The public, however, has shown no negative reaction to his actions. Putin’s approval rating is sky high, and the country is rapidly developing. The economy is considered to be the fastest growing economy in the world and the Russian people do not seem to have much to complain about in that respect.
Another issue that has gotten better during Putin tenure is Russia’s relations with the U.S. The United States has a pretty favorable opinion of Putin and Russia at this point, with President Bush quoted as saying many positive things about Putin. The fact that Bush’s closest aide is Condoleezza Rice, former secretary of Defense and current secretary of State, had low opinions of Russia presented obstacles for Putin in establish good relations with America. Considering that Rice thinks that a high U.S. priority should be to “manage Moscow” (Rice) and that she was against the Anti-Ballistic Missile Treaty from the very start(Rice) later influencing Bush to withdraw, the Putin administration has been allowed to roam freely, with the U.S.’s changing attitude towards Chechnya being a good example.
Putin managed to solve Russia’s identity problem as well. At the collapse of the Soviet Union, Russia did not really know which model to follow.
As the Soviet system began to decline, America as a model began to look attractive, even natural. Post-Soviet Russia originally sought to achieve a double feat, remaining a fellow superpower to the United States while borrowing U.S. institutions for their subsequent transportation onto Russian soil. (Balis et al)
Russia wanted to retain its own identity even when modeling itself after its former rival. Such thinking led to the damaging efforts of early post-soviet Russia to become too free market and thus, a fire sale of all former government owned organizations commenced. It turned into a move that led to elites gaining more power and the government being more riddled with corruption. Putin adopted a view that most of the nation shared due to the damaging effects of the earlier attitude: “Russia is not America” (qtd. in Balis et al).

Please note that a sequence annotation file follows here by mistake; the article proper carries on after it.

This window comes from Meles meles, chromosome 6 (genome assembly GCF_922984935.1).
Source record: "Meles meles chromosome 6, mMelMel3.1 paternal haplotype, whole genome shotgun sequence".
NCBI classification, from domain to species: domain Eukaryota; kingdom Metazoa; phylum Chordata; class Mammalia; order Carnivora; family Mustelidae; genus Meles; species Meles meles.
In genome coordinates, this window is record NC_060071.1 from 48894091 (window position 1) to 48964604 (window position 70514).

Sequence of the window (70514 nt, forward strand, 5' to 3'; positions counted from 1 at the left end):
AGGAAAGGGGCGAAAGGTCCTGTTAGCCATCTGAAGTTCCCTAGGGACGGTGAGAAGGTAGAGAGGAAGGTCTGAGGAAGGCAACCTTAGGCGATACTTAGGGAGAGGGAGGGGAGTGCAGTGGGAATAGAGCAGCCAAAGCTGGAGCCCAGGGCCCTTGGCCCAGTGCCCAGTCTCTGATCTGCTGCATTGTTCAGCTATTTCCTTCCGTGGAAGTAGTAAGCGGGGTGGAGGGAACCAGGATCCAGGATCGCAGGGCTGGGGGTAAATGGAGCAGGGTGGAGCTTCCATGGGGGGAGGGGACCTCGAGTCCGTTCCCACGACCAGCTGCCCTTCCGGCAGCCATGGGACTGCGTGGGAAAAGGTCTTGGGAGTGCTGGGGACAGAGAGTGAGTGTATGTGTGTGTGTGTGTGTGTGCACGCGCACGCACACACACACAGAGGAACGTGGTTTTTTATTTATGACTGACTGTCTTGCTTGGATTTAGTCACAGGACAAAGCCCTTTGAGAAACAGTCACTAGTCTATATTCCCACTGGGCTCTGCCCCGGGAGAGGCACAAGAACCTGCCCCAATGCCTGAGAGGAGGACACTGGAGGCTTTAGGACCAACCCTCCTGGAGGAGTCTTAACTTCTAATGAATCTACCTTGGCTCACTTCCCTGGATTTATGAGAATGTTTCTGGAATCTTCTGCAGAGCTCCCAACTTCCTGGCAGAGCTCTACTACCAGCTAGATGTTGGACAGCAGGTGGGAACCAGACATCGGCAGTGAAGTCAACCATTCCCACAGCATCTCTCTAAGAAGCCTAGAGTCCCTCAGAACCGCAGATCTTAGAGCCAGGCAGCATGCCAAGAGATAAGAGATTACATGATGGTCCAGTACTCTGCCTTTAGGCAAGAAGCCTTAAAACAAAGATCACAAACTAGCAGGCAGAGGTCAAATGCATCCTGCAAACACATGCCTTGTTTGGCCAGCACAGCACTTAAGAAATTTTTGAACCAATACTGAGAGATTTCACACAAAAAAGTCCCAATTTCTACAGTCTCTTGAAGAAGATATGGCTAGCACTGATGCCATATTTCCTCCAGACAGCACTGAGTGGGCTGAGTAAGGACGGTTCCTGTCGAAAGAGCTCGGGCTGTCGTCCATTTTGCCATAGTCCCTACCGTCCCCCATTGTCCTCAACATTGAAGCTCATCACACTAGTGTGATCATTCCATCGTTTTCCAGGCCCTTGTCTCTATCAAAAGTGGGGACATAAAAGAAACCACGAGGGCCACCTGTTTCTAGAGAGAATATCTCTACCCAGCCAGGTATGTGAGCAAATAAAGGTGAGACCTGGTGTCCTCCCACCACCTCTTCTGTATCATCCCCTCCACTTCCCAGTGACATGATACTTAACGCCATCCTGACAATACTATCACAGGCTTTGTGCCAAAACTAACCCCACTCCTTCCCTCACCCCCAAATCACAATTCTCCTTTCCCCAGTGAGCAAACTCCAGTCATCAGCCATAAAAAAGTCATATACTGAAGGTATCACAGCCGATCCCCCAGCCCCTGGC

While Putin has accomplished a great deal for Russia in several respects, some doubt still remains on whether he is the best leader for Russia. Pundits on television sometimes claim that he is an aspiring dictator, that he is hurting Russian democracy and that he has nothing to do with Russia’s recent successes (Robinson). Colton writes that “As Washington scrambles to build its anti-terror coalition, it may be tempted to overlook the antidemocratic excesses of its partners. But this would be a mistake, especially when it comes to Russia” (Colton et al). While it is hard to deny that Putin is consolidating power, it is safe to argue whether it is a good thing for Russia, or the world. The critics of the Putin administration argue that he is becoming a tyrant, has no clear view of the future of Russia’s economy and has made several overlooked blunders.
While the rest of the world focuses on the negatives of Putin’s actions, the Russian public has shown only support for their president. He was reelected with a 71% vote, and polls show that the Russian public generally approves every part of his approach (Colton et al). Assuming that the mostly government directed media in Russia does not wield such drastic power over the Russian people, a pretty logical conclusion can be reached. Since the Russian people like him and the world seems to be on the wary side, the Putin administration seems to be a successful one for the Russian people and not helpful for the world. It only seems fair, since Russia has suffered the most after the collapse in the Post-Soviet era.
Initially submitted at Dec. 6, 2005; 19:10
Dec. 4, 2017; 15:43 EST